Here’s an example of a TensorFlow.js program building and training a single-layer linear model:

// A linear model with 1 dense layer
const model = tf.sequential();
  units: 1, inputShape: [1]

// Specify the loss and the optimizer
  loss: ‘meanSquaredError’,
  optimizer: ‘sgd’

// Generate synthetic data to train
const xs = tf.tensor2d([1, 2, 3, 4], [4, 1]);
const ys = tf.tensor2d([1, 3, 5, 7], [4, 1]);

// Train the model using the data, ys).then(() => {
  // Do inference on an unseen data point and
  // print the result
  const x = tf.tensor2d([5], [1, 1]);

TensorFlow.js uses an eager differentiation engine, which is more developer-friendly than the alternative graph-based engines.

In eager mode, the computation happens immediately when an operation is called, making it easier to inspect results by printing or using a debugger. Another benefit is that all the functionality of the host language is available while your model is executing; users can use native if and while loops instead of specialized control flow APIs that are hard to use and produce convoluted stack traces.

Debugging tools also come out of the box with TensorFlow.js to help troubleshoot common problems with performance and numerical stability.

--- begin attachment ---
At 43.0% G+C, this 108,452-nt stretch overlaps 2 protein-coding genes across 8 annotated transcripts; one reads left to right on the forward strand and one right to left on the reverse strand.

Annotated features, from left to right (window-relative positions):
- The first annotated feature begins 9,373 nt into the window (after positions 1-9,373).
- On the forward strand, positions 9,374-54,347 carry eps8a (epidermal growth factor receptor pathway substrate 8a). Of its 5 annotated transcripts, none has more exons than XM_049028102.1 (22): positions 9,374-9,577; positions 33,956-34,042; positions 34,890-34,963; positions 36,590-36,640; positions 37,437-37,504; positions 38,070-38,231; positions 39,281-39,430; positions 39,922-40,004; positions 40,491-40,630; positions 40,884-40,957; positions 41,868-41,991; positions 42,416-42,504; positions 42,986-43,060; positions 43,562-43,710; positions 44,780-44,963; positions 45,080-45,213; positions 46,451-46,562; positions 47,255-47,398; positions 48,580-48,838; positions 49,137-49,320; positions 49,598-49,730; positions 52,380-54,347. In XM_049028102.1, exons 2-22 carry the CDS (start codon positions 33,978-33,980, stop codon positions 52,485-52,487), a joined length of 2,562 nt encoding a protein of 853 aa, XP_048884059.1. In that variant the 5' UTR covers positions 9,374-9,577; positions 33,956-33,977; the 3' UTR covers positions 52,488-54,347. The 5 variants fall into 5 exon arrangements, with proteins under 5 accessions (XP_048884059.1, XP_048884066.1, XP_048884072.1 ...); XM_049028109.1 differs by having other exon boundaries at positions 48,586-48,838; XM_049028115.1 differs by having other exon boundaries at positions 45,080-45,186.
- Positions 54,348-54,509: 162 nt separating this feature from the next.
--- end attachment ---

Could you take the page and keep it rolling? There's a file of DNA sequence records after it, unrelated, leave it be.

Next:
The focus on ease of use also shows in the approaches to asynchrony and memory management. Operations are purposefully synchronous where they can be, and asynchronous where they need to be. For WebGL memory, which needs to be explicitly freed, the tf.tidy() wrapper function will take care of this for you.

TensorFlow.js has multiple backend implementations to get the best performance possible out of the execution environment. There is a plain JavaScript implementation that will run everywhere as a fallback; a WebGL-based implementation for browsers; and a server-side implementation for Node.js that binds directly to the TensorFlow C API. The speed-ups over plain JS are definitely worth it: WebGL and Node.js CPU backends are two orders of magnitude faster on a MacBook pro, and three orders of magnitude faster when using a more capable graphics card on a desktop machine.

Based on data available at, TensorFlow’s WebGL implementation should be able to run on 99% of desktop devices, 98% of iOS and Windows mobile devices, and 52% of Android devices. (Android shows lower due to a long tail of older devices with no GPU hardware).

Under the covers

There are a number of challenges involved in building a JavaScript based ML environment, including: the number of different environments in which JavaScript can execute; extracting good enough performance; cross-browser compatibility issues; and its single-threaded nature.